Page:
Are you familiar with the FFTW interfaces? You can find plenty of examples of using that interface online and it's a native C API.
ACML 5.3.1 ships with wrapper headers that provide the API of FFTW, but call into ACML underneath to do all the work. You can find these header files in ...\gfortran64_mp\examples\FFTW_wrappers\FFTW3 or the equivalent path for your distribution.
The lack of C examples for the 2D or 3D FFT implementation are why I'm asking. There are plenty of 1D examples for the C header files but nothing for the 2D or 3D cases. ACML uses complex (a typedef with a little c) for it's implementation of complex numbers while the standard library uses Complex (a class with a capitol C). I think all of the FFT C wrappers use a pointer to a complex array. Some of the other ACML C examples use a macro and state "This macro allows access to a 1-d array as though it is a 2-d array stored in column-major order, as required by ACML C routines."
I'm far from being a C++ guru and just looking for a quick example of the proper use of C on a complex 2D array so I can convert my Complex arrays to complex arrays the wrappers can use. I haven't come across any of the 2D examples on-line yet.
The actual program is a C++ version of a FORTRAN program that I use for an E-M model. I'm modifying this C++ version that previously used IMSL. IMSL is only good if you spend the money for the license (as I'm sure you're more than aware of). If I get this ACML code to work properly I can maintain an open program in addition to eventually taking advantage of my AMD processors (CPU and GPUs) to gain significant speed.
You are right, i can't find many c examples of the 2d FFT interfaces. However, i did find helpful snippets of code inside of the ACML FFT documentation (.pdf inside of /Doc directory), specifically section 5.2.3. The documentation for each routine has a small example of using that call, for instance:
C Forward 2D FFT is performed unscaled, without final transpose
C and out-of-place on data stored in array X and output to Y.
C Manipulations are stored in vector Y which is then transformed
C back, with scaling, into the first M rows of X.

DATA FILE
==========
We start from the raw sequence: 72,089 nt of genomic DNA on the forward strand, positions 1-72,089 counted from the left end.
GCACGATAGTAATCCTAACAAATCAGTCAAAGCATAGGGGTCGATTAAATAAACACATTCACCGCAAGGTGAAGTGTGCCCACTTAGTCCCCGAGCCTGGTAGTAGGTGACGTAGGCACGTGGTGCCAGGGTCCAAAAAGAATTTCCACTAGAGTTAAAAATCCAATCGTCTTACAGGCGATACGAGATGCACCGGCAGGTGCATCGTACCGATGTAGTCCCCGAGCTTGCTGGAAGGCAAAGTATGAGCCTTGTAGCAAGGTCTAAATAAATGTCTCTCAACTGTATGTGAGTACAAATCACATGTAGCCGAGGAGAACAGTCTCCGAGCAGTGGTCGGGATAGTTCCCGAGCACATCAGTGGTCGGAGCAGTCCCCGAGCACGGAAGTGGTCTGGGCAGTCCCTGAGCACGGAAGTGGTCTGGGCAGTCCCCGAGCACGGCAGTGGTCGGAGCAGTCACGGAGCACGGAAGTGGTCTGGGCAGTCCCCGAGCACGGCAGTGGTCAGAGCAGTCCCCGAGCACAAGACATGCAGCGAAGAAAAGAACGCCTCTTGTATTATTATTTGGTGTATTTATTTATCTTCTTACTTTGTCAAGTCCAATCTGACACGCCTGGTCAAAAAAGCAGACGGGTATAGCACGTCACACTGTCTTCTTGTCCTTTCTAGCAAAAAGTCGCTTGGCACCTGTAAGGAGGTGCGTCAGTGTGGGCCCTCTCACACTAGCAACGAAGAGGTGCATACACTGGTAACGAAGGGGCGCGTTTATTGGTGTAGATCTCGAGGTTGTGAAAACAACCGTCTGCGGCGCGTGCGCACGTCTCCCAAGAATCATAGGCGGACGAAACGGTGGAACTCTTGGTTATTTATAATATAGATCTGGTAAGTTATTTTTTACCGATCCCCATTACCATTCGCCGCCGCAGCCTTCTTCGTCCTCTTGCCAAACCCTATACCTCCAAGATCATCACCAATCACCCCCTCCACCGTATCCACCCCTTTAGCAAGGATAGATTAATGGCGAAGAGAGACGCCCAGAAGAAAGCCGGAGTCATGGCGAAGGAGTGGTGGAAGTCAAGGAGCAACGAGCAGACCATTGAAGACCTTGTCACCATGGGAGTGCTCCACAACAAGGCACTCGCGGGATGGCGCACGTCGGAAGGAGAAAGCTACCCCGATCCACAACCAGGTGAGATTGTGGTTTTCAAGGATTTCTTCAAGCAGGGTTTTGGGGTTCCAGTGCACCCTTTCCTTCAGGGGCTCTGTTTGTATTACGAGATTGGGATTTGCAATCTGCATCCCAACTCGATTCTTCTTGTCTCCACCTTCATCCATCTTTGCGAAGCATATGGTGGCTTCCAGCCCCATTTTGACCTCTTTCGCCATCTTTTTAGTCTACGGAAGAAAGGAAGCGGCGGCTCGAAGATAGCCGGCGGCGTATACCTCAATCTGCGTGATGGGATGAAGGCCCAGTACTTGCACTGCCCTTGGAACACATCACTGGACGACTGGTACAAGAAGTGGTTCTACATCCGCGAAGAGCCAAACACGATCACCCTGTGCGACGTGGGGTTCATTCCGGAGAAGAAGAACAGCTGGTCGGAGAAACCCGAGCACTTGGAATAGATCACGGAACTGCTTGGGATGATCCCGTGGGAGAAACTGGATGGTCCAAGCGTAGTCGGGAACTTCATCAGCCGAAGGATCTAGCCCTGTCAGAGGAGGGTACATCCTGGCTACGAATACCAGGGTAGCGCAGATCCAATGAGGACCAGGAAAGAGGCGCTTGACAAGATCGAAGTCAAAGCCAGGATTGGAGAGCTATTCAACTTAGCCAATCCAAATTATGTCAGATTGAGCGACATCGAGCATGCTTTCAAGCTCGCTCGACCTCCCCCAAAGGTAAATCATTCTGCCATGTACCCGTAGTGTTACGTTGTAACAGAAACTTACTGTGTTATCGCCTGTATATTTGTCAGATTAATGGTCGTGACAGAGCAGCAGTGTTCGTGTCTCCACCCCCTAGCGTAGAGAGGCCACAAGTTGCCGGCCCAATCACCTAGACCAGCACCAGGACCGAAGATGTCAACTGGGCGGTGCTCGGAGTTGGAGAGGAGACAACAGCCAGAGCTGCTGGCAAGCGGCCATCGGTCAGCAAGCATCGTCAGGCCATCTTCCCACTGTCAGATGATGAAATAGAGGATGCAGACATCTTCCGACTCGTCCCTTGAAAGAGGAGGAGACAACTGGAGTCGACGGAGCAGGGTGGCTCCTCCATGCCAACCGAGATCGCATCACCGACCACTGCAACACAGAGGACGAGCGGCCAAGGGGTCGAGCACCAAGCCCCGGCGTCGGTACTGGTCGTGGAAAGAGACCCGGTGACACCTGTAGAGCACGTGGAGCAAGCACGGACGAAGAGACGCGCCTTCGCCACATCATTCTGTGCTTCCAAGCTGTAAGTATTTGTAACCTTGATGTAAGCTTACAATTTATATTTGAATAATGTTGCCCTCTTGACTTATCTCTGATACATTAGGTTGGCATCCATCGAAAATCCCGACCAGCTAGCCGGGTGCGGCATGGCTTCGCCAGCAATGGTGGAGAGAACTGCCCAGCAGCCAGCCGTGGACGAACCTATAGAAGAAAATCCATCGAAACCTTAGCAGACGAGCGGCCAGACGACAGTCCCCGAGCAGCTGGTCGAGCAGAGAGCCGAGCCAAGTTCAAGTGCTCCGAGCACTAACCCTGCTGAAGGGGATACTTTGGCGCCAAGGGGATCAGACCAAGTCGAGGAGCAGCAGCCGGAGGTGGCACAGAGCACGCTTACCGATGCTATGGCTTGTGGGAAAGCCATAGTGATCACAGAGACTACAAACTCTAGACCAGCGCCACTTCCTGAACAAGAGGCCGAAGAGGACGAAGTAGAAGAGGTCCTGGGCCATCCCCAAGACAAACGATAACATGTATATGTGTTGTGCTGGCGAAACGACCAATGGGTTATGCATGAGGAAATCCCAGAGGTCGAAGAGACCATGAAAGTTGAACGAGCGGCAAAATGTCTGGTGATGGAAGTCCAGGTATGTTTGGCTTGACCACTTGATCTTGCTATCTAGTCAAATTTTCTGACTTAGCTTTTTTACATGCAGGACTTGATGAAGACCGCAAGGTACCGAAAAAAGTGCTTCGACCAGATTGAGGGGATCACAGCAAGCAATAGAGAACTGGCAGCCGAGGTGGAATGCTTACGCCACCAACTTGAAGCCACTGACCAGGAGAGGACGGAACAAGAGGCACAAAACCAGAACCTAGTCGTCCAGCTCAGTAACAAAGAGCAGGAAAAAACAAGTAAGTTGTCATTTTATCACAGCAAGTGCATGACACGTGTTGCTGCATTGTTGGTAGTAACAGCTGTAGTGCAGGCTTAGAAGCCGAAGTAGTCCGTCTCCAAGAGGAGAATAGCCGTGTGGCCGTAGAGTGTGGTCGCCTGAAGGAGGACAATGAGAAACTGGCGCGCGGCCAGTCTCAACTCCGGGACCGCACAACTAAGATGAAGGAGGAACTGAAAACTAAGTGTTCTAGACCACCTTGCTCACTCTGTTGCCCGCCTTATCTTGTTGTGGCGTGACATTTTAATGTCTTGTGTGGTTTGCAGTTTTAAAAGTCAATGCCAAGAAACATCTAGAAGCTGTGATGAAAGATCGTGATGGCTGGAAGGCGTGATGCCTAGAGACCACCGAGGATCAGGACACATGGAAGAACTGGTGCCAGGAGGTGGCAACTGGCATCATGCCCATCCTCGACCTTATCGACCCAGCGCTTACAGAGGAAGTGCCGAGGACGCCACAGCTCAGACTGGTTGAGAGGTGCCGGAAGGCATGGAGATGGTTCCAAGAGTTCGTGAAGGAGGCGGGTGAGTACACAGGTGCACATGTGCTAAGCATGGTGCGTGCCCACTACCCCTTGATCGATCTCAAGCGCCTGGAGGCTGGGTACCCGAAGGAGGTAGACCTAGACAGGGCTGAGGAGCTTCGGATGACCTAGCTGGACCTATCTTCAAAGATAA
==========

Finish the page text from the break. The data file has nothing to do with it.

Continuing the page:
COMPLEX X(M,N), Y(N,M)
SCALE = 1.0
INPL = .FALSE.
LTRANS = .FALSE.
DO 20 I = M
DO 10 J = 1, N
Y(J,I) = 0.5*Y(J,I)*EXP(-0.001*REAL(I+J-2))
IY = IY + 1
SCALE = 1.0/REAL(M*N)
Let me update my question. The below ACML CFFT2D code works in C++. I defined the the complex array, A, as a 1D 65,536 element array and used a macro to treat it like a 2D array. However the structure for 'complex' which is 'float real, imag;' will not let me resize the array dynamically using malloc that I commented out below. Is there a way to dynamically resize ACML's complex array?
#define a(i,j) A[jj*nx+ii]
int ii=0, jj=0;
double h, k;
complex A[256 * 256];
//A = (complex *) malloc((nx*ny)*sizeof(complex));
/*I deleted the loop that filled in matrix A here. It's not important for the question*/
comm = (complex *)malloc((nx*ny+5*(nx*ny))*sizeof(complex));
You can not write code that redefines a symbol within the same scope; this is an error (in this case, you are implying that A is both an array of complex structs and a complex pointer).
1>redefinition.cpp(18): error C2372: 'A' : redefinition; different types of indirection
1> redefinition.cpp(13) : see declaration of 'A'
1>redefinition.cpp(19): error C2440: '=' : cannot convert from 'complex *' to 'complex '
1> There are no conversions to array types, although there are conversions to references or pointers to arrays
In your example code, delete the
complex A[256 * 256];
line to remove the previous definition. Then the complex* A is the sole declaration and memory allocation with the malloc() call succeeds. Resizing the array involves first free()'ing the previous memory instantiation and then calling malloc() again with the new size.
If you are able to use C++ types, you might want to play with std::vector<complex>, as vectors natively supports resizing operations.